Lehman College students can look forward to a wonderful addition to their campus this year – a new LEED Platinum science building designed by Perkins + Will. The new facility will be a lively ‘campus within a campus’ and will support the school’s role as a gateway to the sciences. The forward-looking design emphasizes biology, and pays close attention to water and daylight with constructed wetlands and a huge greenhouse on the roof.
Phase one of a 3 phase project which will eventually become a 320,000 square foot building. At the center of the space will be an open lab surrounded by a large glass atrium dedicated to both formal and informal gatherings. Adaptable teaching labs and classrooms will make up the rest of the facility.
While tastefully modest in design to play counterpoint to the huge sweep of the neighboring gym by Raphael Viñoly, the building’s design philosophy is about system integration. A substantial state-of-the-art green house will cap the building and have an acrylic roof that captures rainwater, which would then be naturally treated by the wetlands in the center courtyard before being used for toilets and plants. Greywater from sinks will also be treated in the living laboratory wetlands for reuse. Solar thermal panels on the roof will help reduce energy demands and the solar heat captured will then be displayed in the building. Water consumption will also be displayed to let students and faculty get a sense of how the building is operating in real time.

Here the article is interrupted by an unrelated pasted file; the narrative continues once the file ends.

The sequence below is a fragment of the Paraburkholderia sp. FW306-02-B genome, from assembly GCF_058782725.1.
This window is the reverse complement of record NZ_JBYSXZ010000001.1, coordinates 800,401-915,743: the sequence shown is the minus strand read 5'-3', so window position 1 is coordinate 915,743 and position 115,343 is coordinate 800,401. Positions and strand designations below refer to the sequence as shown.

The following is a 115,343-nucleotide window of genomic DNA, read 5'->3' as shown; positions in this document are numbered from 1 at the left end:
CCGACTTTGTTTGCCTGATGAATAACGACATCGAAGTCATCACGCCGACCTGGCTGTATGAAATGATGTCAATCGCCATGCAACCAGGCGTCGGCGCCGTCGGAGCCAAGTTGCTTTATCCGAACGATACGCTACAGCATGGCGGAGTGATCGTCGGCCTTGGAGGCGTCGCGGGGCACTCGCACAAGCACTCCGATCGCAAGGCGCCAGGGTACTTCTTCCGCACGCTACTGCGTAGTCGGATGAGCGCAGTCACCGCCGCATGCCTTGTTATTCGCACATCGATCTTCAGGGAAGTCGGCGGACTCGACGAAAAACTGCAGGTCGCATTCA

Daylighting is also a central design element with a multistory glass atrium which serves as the main egress through the building and gathering space. While the all-glass corner looks great it’s hard to see how it is beneficial in the summer with the sun beating down on the building and becoming a de facto greenhouse itself.
A radiant floor heating system tied to zone thermostats will provide efficient climate control coupled with operable windows for fresh air and natural cooling. Along with a host of other low-energy devices like efficient lab hoods, occupant sensors and the reuse and introduction of low impact building materials, the building was able to stretch the original plan to achieve LEED Gold and land a Platinum certification well within budget